My World Cup Runneth Over

I’ve never really been that into sport.  I played, for a time, but found that I excelled more at falling over than keeping my balance.  It may well be a metaphor for life more generally.  I was bowled, knocked over, walloped, thumped, stumped, struck and skittled more times than I can mention.  Indeed, if these were the metrics of a champion, there’d be a statue of me outside the MCG.  Granted, it wouldn’t be made bronze; more likely marshmallow or some other spongy, pliable, sugar-fuelled substance, in keeping with its subject.  But match stats rarely celebrate players for the number of times they gripped their knees whilst trying to catch their breath instead of the ball.  More’s the pity.

Like any kid, I tried to support a football team but, for a host of reasons, lost interest.   I appreciate it’s heresy, but I failed to appreciate how important loyalty was.  When I was seven, I switch allegiance from Essendon to Carlton – an act my father described as possibly the greatest betrayal to ever occur outside of wartime.  There were football cards, of which I collected a grand total of about fifteen, including my personal favourite – Bruce Doull – or as he was known then, ‘The Flying Doormat’.  I didn’t understand what it meant then any more than I do now, but I like it all the same.

I even went to some football matches.  My father is a member of the MCC.  His ritual was to pack a small travel bag – the type that travel agents used to dispense whenever you booked a major trip – and included a thermos of sweet tea and a packet of chocolate biscuits.  Most commonly ‘Gaiety’.  Presumably, Tim Tams were considered too extreme and Iced Vovos too fiddly, so ‘Gaiety’ it was.  This was a strategic masterstroke because, my father reasoned, the food at the ground was prohibitively expensive.

But biscuits are one thing.  Full-blown insanity is another matter entirely.  My father didn’t simply spectate; he participated by way of advanced bellowing that might be regarded in some cultures as a declaration of war.  Conceptually, these outbursts are amusing.  Up close, they’re terrifying.  I was horrified.  The atmosphere was febrile and teetered on the precipice of chaos as fellow spectators weighed up whether to laugh it off or, alternatively, hide under their seats to avoid the spray of invective.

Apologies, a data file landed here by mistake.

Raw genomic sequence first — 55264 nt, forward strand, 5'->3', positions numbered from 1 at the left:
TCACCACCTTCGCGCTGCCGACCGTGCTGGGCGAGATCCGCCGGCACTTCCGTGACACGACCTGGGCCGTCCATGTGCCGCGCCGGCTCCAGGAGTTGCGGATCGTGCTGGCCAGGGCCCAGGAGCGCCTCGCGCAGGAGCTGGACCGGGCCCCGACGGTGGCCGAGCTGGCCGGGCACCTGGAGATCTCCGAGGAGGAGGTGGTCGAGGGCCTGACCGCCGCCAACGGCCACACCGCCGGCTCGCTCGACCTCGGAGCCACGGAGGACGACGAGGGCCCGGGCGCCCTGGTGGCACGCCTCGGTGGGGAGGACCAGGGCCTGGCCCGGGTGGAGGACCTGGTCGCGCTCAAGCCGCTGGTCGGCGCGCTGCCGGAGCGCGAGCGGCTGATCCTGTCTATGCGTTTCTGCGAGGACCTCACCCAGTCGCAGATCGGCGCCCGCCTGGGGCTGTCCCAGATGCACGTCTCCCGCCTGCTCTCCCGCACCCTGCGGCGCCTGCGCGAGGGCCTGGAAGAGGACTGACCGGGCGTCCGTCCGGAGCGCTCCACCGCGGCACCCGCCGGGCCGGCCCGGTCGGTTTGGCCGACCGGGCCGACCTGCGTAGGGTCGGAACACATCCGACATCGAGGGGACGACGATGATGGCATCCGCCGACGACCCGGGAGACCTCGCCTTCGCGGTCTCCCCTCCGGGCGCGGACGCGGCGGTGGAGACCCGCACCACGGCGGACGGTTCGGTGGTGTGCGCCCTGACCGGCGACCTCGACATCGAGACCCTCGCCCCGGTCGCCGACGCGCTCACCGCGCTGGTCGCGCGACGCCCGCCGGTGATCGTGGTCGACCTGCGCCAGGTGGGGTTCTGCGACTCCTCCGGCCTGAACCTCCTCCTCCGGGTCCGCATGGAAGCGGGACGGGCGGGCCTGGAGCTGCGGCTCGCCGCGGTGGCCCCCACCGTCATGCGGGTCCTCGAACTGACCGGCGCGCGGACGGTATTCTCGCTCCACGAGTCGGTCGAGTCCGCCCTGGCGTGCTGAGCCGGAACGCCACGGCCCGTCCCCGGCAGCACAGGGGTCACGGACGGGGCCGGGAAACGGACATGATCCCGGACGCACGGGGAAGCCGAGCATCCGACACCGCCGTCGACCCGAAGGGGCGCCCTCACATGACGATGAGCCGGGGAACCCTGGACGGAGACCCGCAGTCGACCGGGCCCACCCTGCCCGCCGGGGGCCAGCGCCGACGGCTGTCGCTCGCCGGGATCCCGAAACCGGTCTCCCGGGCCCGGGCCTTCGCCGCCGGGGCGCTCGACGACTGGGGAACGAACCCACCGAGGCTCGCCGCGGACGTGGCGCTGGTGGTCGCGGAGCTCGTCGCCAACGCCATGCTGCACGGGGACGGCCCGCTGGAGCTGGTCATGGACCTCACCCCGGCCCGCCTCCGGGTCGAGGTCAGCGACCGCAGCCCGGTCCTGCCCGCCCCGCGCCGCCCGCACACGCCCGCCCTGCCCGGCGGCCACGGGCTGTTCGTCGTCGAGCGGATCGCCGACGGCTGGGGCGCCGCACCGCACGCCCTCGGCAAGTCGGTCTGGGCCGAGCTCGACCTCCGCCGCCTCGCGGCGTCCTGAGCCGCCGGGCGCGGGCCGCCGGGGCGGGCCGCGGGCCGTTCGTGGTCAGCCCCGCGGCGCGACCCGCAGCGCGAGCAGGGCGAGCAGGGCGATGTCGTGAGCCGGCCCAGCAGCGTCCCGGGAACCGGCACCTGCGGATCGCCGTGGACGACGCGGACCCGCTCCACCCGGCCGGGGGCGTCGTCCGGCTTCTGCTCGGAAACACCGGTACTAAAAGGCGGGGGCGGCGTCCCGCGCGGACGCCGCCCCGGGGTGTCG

At a certain point, I stopped going to large sporting events.  That’s not to say that I didn’t take in my fair share of junior soccer, football and basketball games.  I’ve navigated draughty multi-purpose venues in a dazzling array of far-flung suburbs, all in the name of supporting a family member.  But as for large-scale sporting spectacles, it’s been some decades.  Until, of course, the world cup.

Meeting someone is something of a Venn-diagram experience.   You overlap where you have something in common; something that can be shared and built upon.  And as glorious as this common ground is, just as significant are those things where you differ. 

We bonded over music.  So much so that we even started writing and performing music together.  But Katrina’s other great passion is football.  By which, of course, I mean ‘soccer’.  As someone who had come here from Dublin, the Women’s World Cup tournament presented a once in a lifetime opportunity to see the Irish national team play in Australia.  And so it was that I found myself agreeing to go to Perth to see a football match between Ireland and Canada.  As you do.

It was raining and cold.  We arrived at the stadium to find that at least ninety percent of the spectators were there to support Ireland.  The stadium was a sea of green with a few, small flecks of red.  When it came time to sing the national anthems, it was somewhat even.  They played the Canadian anthem first and, from the results, I couldn’t even tell you whether or not it had words.  When time came for the Irish national anthem, things were a lot louder.  It was sung in Irish and had the stadium had a roof, it would surely have been lifted by the sound of thousands of voices singing at full volume.  That was just the beginning.

There was then the matter of football chants.  It’s a subject I know nearly nothing about.  It’s a subject on which Katrina could well be considered, if not an expert then, possibly, a world champion.  She wasted no time in starting several chants.  It soon became apparent that those at our end of the ground began to see Katrina as their leader as she led a full-throated rendition of ‘Olé, Olé, Olé’.  I asked for a translation and learned that, roughly speaking, this translates into English as ‘Olé, Olé, Olé’.

The chanting was one thing.  The heckling was another.  The Canadian team were very good, playing a strong brand of possession football.  It was easy to see why they were the reigning Olympic champions.  However, they did have an unfortunate habit of collapsing to the ground and writhing around in imaginary pain whenever Ireland had momentum.  This provoked calls from Katrina to ‘get them an ambulance’ and then, when the player inevitably returned to their feet having sufficiently disrupted the game, a cry of ‘it’s a miracle!’ 

Things have come full circle.  Once, I shrank with embarrassment when my father shouted at football matches.  Now, all these years later, I’m back where I started, but I no longer feel embarrassed.  Instead, I accept it.  All of it.  Now being forced out of my comfort zone (which is, admittedly, gigantic) is something to be grateful for.  And I am.  Ireland lost the match but won the singing.  And we were happy.